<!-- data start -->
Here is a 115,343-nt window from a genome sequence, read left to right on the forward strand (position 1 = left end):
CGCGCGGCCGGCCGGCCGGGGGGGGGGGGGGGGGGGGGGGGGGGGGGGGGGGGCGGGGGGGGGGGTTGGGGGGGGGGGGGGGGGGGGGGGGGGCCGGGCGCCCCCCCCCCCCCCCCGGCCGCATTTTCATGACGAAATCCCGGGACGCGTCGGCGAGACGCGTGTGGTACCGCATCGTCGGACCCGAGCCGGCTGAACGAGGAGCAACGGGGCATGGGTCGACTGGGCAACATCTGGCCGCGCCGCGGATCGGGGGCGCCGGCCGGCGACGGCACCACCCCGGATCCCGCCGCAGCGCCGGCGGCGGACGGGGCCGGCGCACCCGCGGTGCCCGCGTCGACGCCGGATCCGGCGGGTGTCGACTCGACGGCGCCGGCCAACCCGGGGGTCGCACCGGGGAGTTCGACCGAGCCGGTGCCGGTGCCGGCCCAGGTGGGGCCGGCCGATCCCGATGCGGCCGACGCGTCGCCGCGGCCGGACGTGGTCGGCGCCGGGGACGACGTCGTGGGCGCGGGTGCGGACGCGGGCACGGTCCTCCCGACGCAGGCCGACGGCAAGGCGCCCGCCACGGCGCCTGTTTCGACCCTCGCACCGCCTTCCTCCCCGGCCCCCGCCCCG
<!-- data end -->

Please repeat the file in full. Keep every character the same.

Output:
Here is a 115,343-nt window from a genome sequence, read left to right on the forward strand (position 1 = left end):
CGCGCGGCCGGCCGGCCGGGGGGGGGGGGGGGGGGGGGGGGGGGGGGGGGGGGCGGGGGGGGGGGTTGGGGGGGGGGGGGGGGGGGGGGGGGGCCGGGCGCCCCCCCCCCCCCCCCGGCCGCATTTTCATGACGAAATCCCGGGACGCGTCGGCGAGACGCGTGTGGTACCGCATCGTCGGACCCGAGCCGGCTGAACGAGGAGCAACGGGGCATGGGTCGACTGGGCAACATCTGGCCGCGCCGCGGATCGGGGGCGCCGGCCGGCGACGGCACCACCCCGGATCCCGCCGCAGCGCCGGCGGCGGACGGGGCCGGCGCACCCGCGGTGCCCGCGTCGACGCCGGATCCGGCGGGTGTCGACTCGACGGCGCCGGCCAACCCGGGGGTCGCACCGGGGAGTTCGACCGAGCCGGTGCCGGTGCCGGCCCAGGTGGGGCCGGCCGATCCCGATGCGGCCGACGCGTCGCCGCGGCCGGACGTGGTCGGCGCCGGGGACGACGTCGTGGGCGCGGGTGCGGACGCGGGCACGGTCCTCCCGACGCAGGCCGACGGCAAGGCGCCCGCCACGGCGCCTGTTTCGACCCTCGCACCGCCTTCCTCCCCGGCCCCCGCCCCG